I am also thinking about the young midwife whom I am mentoring, and who hopes to attend the birth with me.  The work commitments that she has, together with other unpredictable factors, mean that each birth, each mother-baby consultation, needs to be negotiated in real time.

We are experiencing hot, dry weather, with hot nights in Melbourne at the moment. Energy is depleted as everyone goes about their tasks a little slower than usual.  Perhaps this baby is waiting for a cool change?

The challenge of waiting for spontaneous onset of labour, and working in harmony with natural physiological processes demands submission from the midwife as well as the woman.  Waiting and watching.  It's a discipline, in which the midwife supports and watches, and in which the woman makes preparation, nesting and waiting.

Submission to the natural order, as well as to social expectations, happens moment by moment in life.  Couples submit to each other, knowing that together they can achieve more than the sum of two lives.  We submit to the road rules, not because we enjoy driving slowly, but because that's the way we can reduce the risk of collision and harm in built up areas.  Parents submit to the needs of their young children, reorganising meal times, sleep times, ensuring healthy eating, and lots more to achieve harmony.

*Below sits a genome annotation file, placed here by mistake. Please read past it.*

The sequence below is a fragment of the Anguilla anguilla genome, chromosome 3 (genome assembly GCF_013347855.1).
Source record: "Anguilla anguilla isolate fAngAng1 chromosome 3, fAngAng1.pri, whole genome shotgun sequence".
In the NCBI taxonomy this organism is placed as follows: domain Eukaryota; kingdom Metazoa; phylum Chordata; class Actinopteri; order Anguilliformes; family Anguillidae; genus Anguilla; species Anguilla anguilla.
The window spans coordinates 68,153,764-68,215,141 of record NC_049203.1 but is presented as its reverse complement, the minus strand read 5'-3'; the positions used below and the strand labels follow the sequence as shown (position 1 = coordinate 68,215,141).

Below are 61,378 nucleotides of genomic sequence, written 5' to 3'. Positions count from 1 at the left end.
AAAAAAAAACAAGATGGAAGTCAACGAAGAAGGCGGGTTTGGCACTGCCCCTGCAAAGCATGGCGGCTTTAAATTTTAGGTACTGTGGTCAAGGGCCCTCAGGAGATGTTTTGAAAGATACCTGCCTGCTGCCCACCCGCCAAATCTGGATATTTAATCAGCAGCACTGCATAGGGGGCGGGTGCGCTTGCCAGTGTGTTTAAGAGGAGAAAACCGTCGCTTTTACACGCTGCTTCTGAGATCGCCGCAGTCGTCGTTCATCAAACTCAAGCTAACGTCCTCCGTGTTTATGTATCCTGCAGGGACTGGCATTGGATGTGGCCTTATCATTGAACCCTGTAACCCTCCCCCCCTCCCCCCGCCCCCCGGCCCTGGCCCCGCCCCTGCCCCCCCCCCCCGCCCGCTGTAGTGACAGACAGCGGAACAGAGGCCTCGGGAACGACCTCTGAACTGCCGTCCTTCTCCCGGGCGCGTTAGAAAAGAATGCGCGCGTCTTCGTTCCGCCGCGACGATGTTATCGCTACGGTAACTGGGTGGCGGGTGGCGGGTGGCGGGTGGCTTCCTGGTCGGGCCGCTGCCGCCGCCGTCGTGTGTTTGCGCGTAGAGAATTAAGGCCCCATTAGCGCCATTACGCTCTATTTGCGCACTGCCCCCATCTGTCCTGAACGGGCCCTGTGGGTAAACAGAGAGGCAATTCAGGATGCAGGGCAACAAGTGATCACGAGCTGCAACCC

Submission will, at times, include an element of frustration.  We all like to plan our days,  We all value knowing what we need to do, and when we need to do it.

A midwife is unusual in that she has an imperative to accept unpredictability, and submit her own will to the greater forces that are at work in childbirth.  A person cannot be an authentic midwife if, for whatever reason, they want to work 9-5, Monday - Friday.   In recent decades the progressive medicalisation of birth has led to increasing rates of induction of labour, business hours maternity services, elective caesarean births, and the like.  Medical management of the birthing process is the opposite of spontaneous birthing.  Managed birthing sets up processes that use the staff and facilities of a hospital in the most productive way.  Managed birthing tells midwives they don't need to submit to these unpredictable, wasteful, hormonally driven processes.

Yet it is the hormonal environment of spontaneous birth that sets a woman up for the next demanding steps in her journey: nurture, bonding, mothering.  Without respect for these finely tuned processes, mothers can feel as though they are being processed in a factory.  Without submission to and engagement with the natural processes. midwives become technicians who manage machines and who maintain the records for their employers.